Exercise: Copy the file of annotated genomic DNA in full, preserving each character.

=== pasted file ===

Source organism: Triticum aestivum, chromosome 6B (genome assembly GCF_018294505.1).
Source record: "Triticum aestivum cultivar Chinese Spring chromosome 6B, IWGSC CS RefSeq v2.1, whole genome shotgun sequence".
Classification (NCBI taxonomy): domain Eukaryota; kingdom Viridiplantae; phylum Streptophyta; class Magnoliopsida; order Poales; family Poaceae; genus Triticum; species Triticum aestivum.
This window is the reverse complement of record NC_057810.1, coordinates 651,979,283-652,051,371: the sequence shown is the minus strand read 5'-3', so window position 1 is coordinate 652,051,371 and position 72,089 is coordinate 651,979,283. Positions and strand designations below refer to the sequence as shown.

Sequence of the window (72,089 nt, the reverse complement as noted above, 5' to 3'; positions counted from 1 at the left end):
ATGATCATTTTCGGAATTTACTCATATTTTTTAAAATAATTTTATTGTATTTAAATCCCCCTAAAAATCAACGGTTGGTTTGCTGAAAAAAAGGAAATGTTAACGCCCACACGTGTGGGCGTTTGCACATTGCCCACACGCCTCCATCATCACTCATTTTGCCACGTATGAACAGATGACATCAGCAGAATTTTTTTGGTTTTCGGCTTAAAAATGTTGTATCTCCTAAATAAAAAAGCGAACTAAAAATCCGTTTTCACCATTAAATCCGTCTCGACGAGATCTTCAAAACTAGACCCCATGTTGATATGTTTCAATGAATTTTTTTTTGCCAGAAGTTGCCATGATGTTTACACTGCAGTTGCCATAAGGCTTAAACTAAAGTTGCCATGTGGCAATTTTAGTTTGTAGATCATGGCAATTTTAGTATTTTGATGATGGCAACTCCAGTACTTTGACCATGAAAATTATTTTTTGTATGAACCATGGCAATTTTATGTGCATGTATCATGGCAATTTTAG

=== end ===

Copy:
Source organism: Triticum aestivum, chromosome 6B (genome assembly GCF_018294505.1).
Source record: "Triticum aestivum cultivar Chinese Spring chromosome 6B, IWGSC CS RefSeq v2.1, whole genome shotgun sequence".
Classification (NCBI taxonomy): domain Eukaryota; kingdom Viridiplantae; phylum Streptophyta; class Magnoliopsida; order Poales; family Poaceae; genus Triticum; species Triticum aestivum.
This window is the reverse complement of record NC_057810.1, coordinates 651,979,283-652,051,371: the sequence shown is the minus strand read 5'-3', so window position 1 is coordinate 652,051,371 and position 72,089 is coordinate 651,979,283. Positions and strand designations below refer to the sequence as shown.

Sequence of the window (72,089 nt, the reverse complement as noted above, 5' to 3'; positions counted from 1 at the left end):
ATGATCATTTTCGGAATTTACTCATATTTTTTAAAATAATTTTATTGTATTTAAATCCCCCTAAAAATCAACGGTTGGTTTGCTGAAAAAAAGGAAATGTTAACGCCCACACGTGTGGGCGTTTGCACATTGCCCACACGCCTCCATCATCACTCATTTTGCCACGTATGAACAGATGACATCAGCAGAATTTTTTTGGTTTTCGGCTTAAAAATGTTGTATCTCCTAAATAAAAAAGCGAACTAAAAATCCGTTTTCACCATTAAATCCGTCTCGACGAGATCTTCAAAACTAGACCCCATGTTGATATGTTTCAATGAATTTTTTTTTGCCAGAAGTTGCCATGATGTTTACACTGCAGTTGCCATAAGGCTTAAACTAAAGTTGCCATGTGGCAATTTTAGTTTGTAGATCATGGCAATTTTAGTATTTTGATGATGGCAACTCCAGTACTTTGACCATGAAAATTATTTTTTGTATGAACCATGGCAATTTTATGTGCATGTATCATGGCAATTTTAG